Editor: What do the guidelines do in the case of corporations?

Swenson: Under the corporate sentencing guidelines, two variables principally influence a fine Ñ or sanctions like corporate probation where a monitor is appointed to look over the corporation's shoulder. One is whether the company had an "effective" compliance program during the period when the offense occurred, and the other is whether it could have made a voluntary disclosure. If it could not make a disclosure because it did not learn about the event until the government did, then the fine can be reduced by applying the compliance program criteria. The compliance program criteria consist of seven factors. They focus on logical things, such as whether the company had a strong management structure for the program, including board oversight and whether the company had engaged in a risk assessment process in designing its compliance program. Under the revised organizational guidelines that took effect last November, training is key. The guidelines ask whether there is a company-wide training program based on the risk assessment that enables employees to identify and avoid violations of law. The compliance criteria also look at such things as whether there is a way for a employees to get advice about, and report, possible violations and whether there is an ongoing process for evaluating the effectiveness of the compliance program.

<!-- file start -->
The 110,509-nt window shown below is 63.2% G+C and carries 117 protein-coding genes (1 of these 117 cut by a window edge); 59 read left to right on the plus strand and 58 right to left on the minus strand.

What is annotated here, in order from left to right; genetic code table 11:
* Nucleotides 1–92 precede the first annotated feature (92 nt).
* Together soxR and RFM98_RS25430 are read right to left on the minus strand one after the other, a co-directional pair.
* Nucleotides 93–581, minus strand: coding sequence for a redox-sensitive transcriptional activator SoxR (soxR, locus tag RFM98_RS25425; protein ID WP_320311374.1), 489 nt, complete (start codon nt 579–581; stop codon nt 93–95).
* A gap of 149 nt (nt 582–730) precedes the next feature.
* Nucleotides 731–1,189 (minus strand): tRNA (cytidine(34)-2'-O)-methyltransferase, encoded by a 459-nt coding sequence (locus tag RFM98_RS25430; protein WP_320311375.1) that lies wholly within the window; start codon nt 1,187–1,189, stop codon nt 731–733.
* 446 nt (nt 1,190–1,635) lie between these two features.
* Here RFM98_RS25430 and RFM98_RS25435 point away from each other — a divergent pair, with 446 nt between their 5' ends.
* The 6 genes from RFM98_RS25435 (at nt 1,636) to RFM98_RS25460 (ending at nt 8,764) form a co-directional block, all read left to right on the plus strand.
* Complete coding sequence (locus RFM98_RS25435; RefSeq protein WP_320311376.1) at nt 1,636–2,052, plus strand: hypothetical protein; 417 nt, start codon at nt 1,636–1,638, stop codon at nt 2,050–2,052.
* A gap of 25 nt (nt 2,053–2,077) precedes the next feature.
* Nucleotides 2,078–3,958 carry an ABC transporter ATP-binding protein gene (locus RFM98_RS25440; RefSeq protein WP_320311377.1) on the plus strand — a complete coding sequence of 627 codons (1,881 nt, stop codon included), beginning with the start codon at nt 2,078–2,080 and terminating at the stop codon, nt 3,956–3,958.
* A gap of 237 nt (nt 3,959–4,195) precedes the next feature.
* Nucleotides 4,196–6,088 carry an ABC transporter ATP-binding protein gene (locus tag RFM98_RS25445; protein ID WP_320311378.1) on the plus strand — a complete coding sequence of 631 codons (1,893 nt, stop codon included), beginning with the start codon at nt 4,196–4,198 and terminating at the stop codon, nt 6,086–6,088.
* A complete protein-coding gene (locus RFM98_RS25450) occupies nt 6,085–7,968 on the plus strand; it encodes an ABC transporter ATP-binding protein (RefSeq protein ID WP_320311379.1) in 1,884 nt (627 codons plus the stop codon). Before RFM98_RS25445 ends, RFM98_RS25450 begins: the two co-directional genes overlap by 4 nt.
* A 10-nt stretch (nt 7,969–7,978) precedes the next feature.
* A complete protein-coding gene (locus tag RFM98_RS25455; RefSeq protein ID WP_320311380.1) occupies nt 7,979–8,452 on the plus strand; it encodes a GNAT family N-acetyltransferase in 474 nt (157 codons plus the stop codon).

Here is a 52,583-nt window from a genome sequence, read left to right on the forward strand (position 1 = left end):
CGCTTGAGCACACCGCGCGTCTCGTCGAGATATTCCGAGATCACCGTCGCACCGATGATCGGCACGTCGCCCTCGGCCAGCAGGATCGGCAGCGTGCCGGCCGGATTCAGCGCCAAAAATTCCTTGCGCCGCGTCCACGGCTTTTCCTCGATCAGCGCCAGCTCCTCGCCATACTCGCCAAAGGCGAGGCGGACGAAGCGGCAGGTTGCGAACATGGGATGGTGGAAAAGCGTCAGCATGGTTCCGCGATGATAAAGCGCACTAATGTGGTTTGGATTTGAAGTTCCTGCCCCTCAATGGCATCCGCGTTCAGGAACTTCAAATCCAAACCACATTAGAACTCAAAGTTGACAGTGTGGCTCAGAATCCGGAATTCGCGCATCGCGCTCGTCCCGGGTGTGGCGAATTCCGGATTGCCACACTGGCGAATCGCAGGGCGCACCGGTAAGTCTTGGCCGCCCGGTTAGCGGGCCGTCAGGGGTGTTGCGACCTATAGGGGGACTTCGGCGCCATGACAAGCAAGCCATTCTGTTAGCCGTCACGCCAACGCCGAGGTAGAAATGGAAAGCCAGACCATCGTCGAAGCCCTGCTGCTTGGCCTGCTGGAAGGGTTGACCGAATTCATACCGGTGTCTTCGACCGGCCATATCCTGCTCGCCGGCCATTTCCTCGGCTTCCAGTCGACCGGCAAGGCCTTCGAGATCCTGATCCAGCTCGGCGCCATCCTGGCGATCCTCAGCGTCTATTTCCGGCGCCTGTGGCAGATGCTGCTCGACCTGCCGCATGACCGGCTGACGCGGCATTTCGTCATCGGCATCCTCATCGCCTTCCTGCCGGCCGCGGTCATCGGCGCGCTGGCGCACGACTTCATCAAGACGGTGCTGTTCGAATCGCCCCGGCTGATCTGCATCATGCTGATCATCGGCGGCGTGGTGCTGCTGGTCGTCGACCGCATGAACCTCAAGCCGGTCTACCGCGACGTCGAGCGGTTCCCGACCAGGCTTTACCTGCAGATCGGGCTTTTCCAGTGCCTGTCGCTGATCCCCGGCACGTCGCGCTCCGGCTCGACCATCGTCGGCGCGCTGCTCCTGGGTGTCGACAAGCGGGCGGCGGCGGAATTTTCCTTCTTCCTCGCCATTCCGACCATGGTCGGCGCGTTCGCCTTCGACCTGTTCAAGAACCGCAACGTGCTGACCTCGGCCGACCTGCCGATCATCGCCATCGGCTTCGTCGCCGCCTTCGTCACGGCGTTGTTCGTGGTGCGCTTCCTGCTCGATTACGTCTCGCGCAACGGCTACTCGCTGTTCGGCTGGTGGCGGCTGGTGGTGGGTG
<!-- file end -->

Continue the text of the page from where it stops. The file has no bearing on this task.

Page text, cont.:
Editor: Do the guidelines explicitly make mitigation of the sentence contingent upon having an employee training program under the circumstances you described?